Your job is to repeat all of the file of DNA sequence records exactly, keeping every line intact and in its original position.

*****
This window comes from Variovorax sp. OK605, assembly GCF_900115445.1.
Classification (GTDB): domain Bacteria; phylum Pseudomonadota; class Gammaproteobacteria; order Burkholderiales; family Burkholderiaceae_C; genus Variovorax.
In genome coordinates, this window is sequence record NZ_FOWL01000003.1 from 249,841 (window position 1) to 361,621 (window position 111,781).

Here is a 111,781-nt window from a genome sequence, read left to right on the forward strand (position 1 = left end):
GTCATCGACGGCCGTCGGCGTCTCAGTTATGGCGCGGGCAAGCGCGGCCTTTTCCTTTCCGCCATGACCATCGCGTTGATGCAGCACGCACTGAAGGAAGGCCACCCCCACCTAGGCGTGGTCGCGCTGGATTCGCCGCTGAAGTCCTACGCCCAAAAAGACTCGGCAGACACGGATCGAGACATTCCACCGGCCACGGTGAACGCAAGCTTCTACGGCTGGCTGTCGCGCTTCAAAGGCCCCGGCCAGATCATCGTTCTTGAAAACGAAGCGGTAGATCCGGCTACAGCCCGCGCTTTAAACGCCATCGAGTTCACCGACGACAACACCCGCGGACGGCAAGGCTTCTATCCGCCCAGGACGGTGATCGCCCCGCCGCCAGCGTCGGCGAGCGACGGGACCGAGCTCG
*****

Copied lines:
This window comes from Variovorax sp. OK605, assembly GCF_900115445.1.
Classification (GTDB): domain Bacteria; phylum Pseudomonadota; class Gammaproteobacteria; order Burkholderiales; family Burkholderiaceae_C; genus Variovorax.
In genome coordinates, this window is sequence record NZ_FOWL01000003.1 from 249,841 (window position 1) to 361,621 (window position 111,781).

Here is a 111,781-nt window from a genome sequence, read left to right on the forward strand (position 1 = left end):
GTCATCGACGGCCGTCGGCGTCTCAGTTATGGCGCGGGCAAGCGCGGCCTTTTCCTTTCCGCCATGACCATCGCGTTGATGCAGCACGCACTGAAGGAAGGCCACCCCCACCTAGGCGTGGTCGCGCTGGATTCGCCGCTGAAGTCCTACGCCCAAAAAGACTCGGCAGACACGGATCGAGACATTCCACCGGCCACGGTGAACGCAAGCTTCTACGGCTGGCTGTCGCGCTTCAAAGGCCCCGGCCAGATCATCGTTCTTGAAAACGAAGCGGTAGATCCGGCTACAGCCCGCGCTTTAAACGCCATCGAGTTCACCGACGACAACACCCGCGGACGGCAAGGCTTCTATCCGCCCAGGACGGTGATCGCCCCGCCGCCAGCGTCGGCGAGCGACGGGACCGAGCTCG